The jolt to market confidence caused by a 2% slide for the FTSE 100 index was quickly put to one side today as travel and other re-opening stocks got back on their feet.
The top flight endured its biggest fall in two months yesterday, with British Airways owner IAG among those hardest hit on fears over rising Covid-19 case numbers in India.
Investors soon regained their nerve, however, as IAG put back some of the losses to climb 3% or 6.5p to 199.6p and the FTSE 100 index improved 29.15 points to 6,888.45.
BP and Royal Dutch Shell were a big factor in the swift recovery in risk appetite after Deutsche Bank issued a series of “buy” recommendations for the European oil sector.
One of its top picks is Shell, whose shares are seen offering a potential 37% upside as the dividend taps are turned back on following last year's shock cut. Shell was 19.2p higher at 1,310p, while BP improved 5.3p to 297.05p.
The mining sector also helped to bolster market sentiment as BHP rose 13.5p to 2180p on the back of its latest production update.
Chief executive Mike Henry said the company was “reliably executing” on its major projects, including new supply in copper, petroleum and iron ore. The biggest downside came from its coal output guidance, which was lowered due to the impact of poor weather.
Shares in rival Antofagasta were 7.5p lower at 1,833p, despite the Chile-based miner's bullish picture of the copper market after production in line with expectations.
CEO Iván Arriagada said: "The copper market continues to perform strongly, and we expect this to continue as structural supply and demand dynamics support a tight physical market.”
The biggest faller in the FTSE 100 index was Just Eat Takeaway, which tumbled 4% or 355p to 7,575p after rival Uber Eats revealed a plan to target the German food delivery market.
There was also a big move for shares in Hikma Pharmaceuticals, which rose 53p to 2,431p after resuming the US launch of its generic version of GlaxoSmithKline's Advair Diskus. The move follows regulatory approval of changes made by Hikma to reflect new industry standards on packaging.
The FTSE 250 index was 25.26 points higher at 22,135.76, with chemicals business Synthomer up 4% or 18.4p to 500p after increasing full-year earnings expectations in a first quarter trading update.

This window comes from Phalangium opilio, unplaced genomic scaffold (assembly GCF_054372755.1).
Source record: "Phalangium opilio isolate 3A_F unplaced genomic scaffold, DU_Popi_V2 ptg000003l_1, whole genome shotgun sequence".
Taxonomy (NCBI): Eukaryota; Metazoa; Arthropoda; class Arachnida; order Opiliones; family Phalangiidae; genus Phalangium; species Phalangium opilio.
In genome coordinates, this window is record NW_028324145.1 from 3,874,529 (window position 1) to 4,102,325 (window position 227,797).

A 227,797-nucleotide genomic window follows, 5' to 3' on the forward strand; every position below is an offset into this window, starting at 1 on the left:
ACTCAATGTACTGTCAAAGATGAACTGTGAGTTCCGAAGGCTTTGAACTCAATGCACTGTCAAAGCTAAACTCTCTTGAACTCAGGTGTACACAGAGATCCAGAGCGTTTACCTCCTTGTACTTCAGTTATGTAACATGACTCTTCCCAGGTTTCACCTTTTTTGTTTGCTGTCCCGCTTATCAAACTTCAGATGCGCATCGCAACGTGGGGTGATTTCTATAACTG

7am Markets previewBy Jim Armitage
The FTSE 100 rose slightly today after heavy selling on Tuesday saw London shares tumble 2% on concerns about Covid’s global spread.
A rally in European stocks that has been running for nearly two months came to a shuddering stop with travel, banking and retail stocks all tumbling.
A European Central Bank survey showing banks could squeeze lending to smaller businesses, crimping growth in the region, led to heavy selling in the previous session ahead of Thursday’s meeting on central bank monetary policy.
Covid infection rates around the world spooked travel stocks and sentiment around airlines and hospitality will be a key factor in today’s session. British Airways owner IAG fell 8% after India was added to the UK’s red list of flights.
Rolls-Royce, the aero engines maker, easyJet and Premier Inn owner Whitbread all fell 5-6%.
The pandemic is spreading alarmingly in India and across Asia, with much of that attributed to the new variant first seen in India which appears to be more virulent and able to strike those who have had the vaccine. The variant has been found in the UK.
Having said farewell to the 7000 levels the FTSE 100 broke through last week, investors were, before trading opened today, expecting a pause in the selling. IG’s platform was pricing in a 1.5 point gain to 6859. In the event, by lunchtime it was up 28.25 at 6888.12.
Asian market followed the US and Europe’s lead downhill this morning.
CMC analyst Michael Hewson said: “There is a nagging doubt that the economic recovery that is currently being priced looks set to encounter a few potholes, and it is that which appears to have exacerbated some of the rush to cash out on some risk positions.”
Inflation data saw the CPI number edge up from 0.4% to 0.7%.
The figures will be key to those who fear the direction of interest rates - albeit long term - is up.
In the US, that trend was reversed partially yesterday as government bond yields fell with the tumble in share prices. The 10-year Treasury yield slipped 0.04 percentage points to 1.56% - still way higher than its 0.9% level at the start of the year.
The biggest fallers yesterday remained in the doldrums, with only a 1.9% recovery for IAG.
Biggest risers were Hikma Pharmaceuticals up 35, Admiral 2% and Burberry 2%.
Fallers were Just Eat Takeaway, down 4%, Weir Group off 2% and Bunzl off 2%.